On Sunday, February 3, the Los Angeles Rams take on the New England Patriots in Super Bowl LIII. Half the American population will tune in to CBS for the game that kicks off at 6:30 p.m. EST, and — as the biggest sporting event in the U.S. — it’ll be one of the biggest betting days of the year.
One in every 10 American adults will be betting a total of $6 billion on Sunday’s game, based on a survey conducted by the American Gaming Association. And, because of a May 2018 ruling to leave the decision up to each state, this is the first Super Bowl that legal sports betting won’t be restricted to Nevada, which means more first-timers.
“Just try to have fun and keep it in that perspective,” advises Chris Andrews, a seasoned veteran in the industry and the sportsbook director at the South Point Hotel Casino and Spa in Las Vegas. “I think this is going to be a really close game, so if you’re going to put your mortgage money on one of the sides, I would tell you don’t do that.”
The type of bets worth knowing are the point spread, the moneyline, and the over-under — and they’re all based on odds set by a sportsbooks like Andrews’ or online ones like Bovada. The odds vary slightly from book-to-book and change here and there in the days leading up to the Super Bowl as more people weigh in with their wagers (the following odds were calculated on Friday, Feb. 1 at noon). But resources like Odds Shark compile information from the most reliable sportsbooks so that they’re always in the right ballpark.
For all of these types of bets below, note that the total win is the bettor’s profit plus their wager. The loss is just the wager.
What’s the point spread?
The point spread is the number of points that oddsmakers expect the favored team to beat the underdog by.
Currently, the spread for the Super Bowl is 2.5 with the New England Patriots as the favorite (this is also seen written as “New England Patriots -2.5” or “Los Angeles Rams +2.5”). And yes, it’s impossible to win by 2.5 points, so if you bet on the Patriots, they have to win by 3 points or more for you to make a profit. If you bet on the Rams, the Patriots have to win by less than 3 points or lose.
A point spread’s odds make the wager a little more interesting. The Patriots have won five Super Bowls, all within the last 20 years. But the five-time champions have only “covered the spread” (A.K.A won by at least as many points as oddsmakers said they would) once in NFL history.
What’s the moneyline?
A moneyline bet on the score is simply “Which team will win?” so the exact points don’t matter.
But you’ll win more money if you bet a dollar on the underdog than if you bet a dollar on the favorite, because the odds are set up to give you a higher reward for a higher risk.
For Super Bowl 2019, the moneyline odds are currently Los Angeles Rams +130 and New England Patriots -150. Translated, that means that a $100 bet on the Rams makes you $130 if the Rams win. The same $100 on the Patriots, however, would only result in a $67 profit in a Patriots win.
“If you’re betting the Rams, then the moneyline is definitely riskier [than the point spread], and that’s why you get a better return,” Andrews said. “On the Patriots, [the point spread] is a little riskier… because now they’re going to have to win by three.”
But betting on the spread for the Patriots also means betting $150 instead of $110 for the same $100 return.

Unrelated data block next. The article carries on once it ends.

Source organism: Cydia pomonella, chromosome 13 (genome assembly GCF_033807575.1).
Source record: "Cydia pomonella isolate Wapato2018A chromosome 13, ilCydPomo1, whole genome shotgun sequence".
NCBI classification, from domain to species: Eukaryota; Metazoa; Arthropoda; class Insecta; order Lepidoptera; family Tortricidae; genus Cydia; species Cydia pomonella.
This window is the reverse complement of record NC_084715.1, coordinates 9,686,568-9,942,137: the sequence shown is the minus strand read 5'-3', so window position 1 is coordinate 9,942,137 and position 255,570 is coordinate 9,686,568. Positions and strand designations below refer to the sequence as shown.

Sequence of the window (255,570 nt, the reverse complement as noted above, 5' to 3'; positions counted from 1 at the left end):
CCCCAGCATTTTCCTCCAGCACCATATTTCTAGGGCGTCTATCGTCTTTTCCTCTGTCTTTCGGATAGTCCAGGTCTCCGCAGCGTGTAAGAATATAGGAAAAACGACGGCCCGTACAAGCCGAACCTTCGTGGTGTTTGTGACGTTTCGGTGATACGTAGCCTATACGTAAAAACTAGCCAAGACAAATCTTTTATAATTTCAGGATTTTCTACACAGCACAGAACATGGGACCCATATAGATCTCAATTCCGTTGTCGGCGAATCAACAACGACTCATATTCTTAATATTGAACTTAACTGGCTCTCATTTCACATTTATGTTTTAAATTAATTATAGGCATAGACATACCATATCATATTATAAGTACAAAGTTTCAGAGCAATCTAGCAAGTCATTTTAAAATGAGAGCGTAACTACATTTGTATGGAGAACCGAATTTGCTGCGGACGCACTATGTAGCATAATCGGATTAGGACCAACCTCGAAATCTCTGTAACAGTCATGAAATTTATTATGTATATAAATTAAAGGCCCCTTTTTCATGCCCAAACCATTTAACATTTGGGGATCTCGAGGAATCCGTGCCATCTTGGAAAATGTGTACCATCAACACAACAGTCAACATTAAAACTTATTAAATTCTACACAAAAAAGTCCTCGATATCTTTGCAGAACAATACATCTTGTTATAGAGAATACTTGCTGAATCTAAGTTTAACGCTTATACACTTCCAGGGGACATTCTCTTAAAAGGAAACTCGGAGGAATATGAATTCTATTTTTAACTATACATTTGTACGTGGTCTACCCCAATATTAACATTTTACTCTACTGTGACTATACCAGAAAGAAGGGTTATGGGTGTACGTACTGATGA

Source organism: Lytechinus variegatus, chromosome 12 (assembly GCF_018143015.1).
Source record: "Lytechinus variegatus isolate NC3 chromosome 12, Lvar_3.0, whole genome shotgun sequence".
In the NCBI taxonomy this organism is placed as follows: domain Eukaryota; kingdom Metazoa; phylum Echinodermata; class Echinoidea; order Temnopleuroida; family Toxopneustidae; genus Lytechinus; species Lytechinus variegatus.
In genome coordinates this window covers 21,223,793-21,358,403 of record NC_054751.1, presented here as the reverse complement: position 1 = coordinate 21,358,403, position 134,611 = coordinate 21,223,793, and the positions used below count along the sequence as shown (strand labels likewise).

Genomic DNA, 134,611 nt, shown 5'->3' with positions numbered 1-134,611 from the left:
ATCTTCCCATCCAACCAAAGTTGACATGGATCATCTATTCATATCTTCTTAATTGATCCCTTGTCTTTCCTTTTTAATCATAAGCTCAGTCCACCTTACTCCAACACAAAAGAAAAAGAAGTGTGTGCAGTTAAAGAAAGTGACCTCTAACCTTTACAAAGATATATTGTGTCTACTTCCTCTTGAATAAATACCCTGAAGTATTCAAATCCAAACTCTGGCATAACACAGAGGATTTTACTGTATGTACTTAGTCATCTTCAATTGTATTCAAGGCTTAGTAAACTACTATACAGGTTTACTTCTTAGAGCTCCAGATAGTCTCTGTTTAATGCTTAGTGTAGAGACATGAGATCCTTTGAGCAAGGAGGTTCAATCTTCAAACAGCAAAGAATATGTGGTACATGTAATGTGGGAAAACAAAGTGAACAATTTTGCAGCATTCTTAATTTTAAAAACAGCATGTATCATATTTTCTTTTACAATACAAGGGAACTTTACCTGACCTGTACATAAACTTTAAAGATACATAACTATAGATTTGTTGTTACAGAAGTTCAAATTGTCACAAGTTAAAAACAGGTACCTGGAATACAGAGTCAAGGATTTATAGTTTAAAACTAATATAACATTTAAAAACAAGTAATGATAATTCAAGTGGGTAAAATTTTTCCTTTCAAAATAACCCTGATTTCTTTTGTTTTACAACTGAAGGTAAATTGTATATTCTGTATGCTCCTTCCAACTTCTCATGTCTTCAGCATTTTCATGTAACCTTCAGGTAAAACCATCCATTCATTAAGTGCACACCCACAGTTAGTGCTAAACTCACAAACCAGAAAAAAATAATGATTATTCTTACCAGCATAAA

“And therein lies the rub,” he says.
Okay, forget who wins. What’s the over-under?
If a moneyline bettor only cares about who wins, the over-under bettor only cares about the total number of scored points; more specifically, whether it was more or less than what the oddsmakers forecasted.
The over-under for Super Bowl LIII is 56.5 right now, and the pay to play is generally -110 for either side of the bet. So anyone who bets $100 on the over wins $91 if the teams score a combined 57 points or more, and anyone who bets that $100 on the under wins $91 if the two teams score 56 points or less.
It’s been pretty evenly split since the first over-under bet was set in SB II — over the forecast 27 times and under it 24 times. The score for the over-under was set at a record-high when betting opened to the public this year, but in the last decade, the final score has only been under three times.
Andrews says not to put too much statistical significance on these short-term patterns, but mentioned one pattern that professional bettors are staying true to in 2019.
The public almost always bets the over, which Andrews attributes to a psychological desire for a high-scoring game, but professionals bettors tend to bet the under, based on analytics and crunching numbers.
What if I don’t care about who wins OR how much they score?
Then proposition bets — also known as “prop” bets — will keep you entertained on Sunday.
There are football-related prop bets, but a lot of prop bets have little to do with the game, like whether or not Chick-fil-A will break its “Closed on Sundays” rule since Super Bowl LIII takes place in a stadium with a Chick-fil-A in it. Prop bets are set up like moneyline bets, meaning bettors see the odds and put stakes down accordingly.
Arguably the most popular prop bet is the coin toss. There’s a 50-50 chance of winning (it’s been heads for 25 Super Bowls and tails for 27) and since the house gets the money from the half that loses, they keep it pretty profitable. They’re both always -105, meaning a $100 bet either way gets you $95.
Or, as betting goes, $100 down the drain.
Here are some more of this year’s prop bets with only two likelihoods — the dollar amounts below don’t include the wager (which the bettor gets back if they win):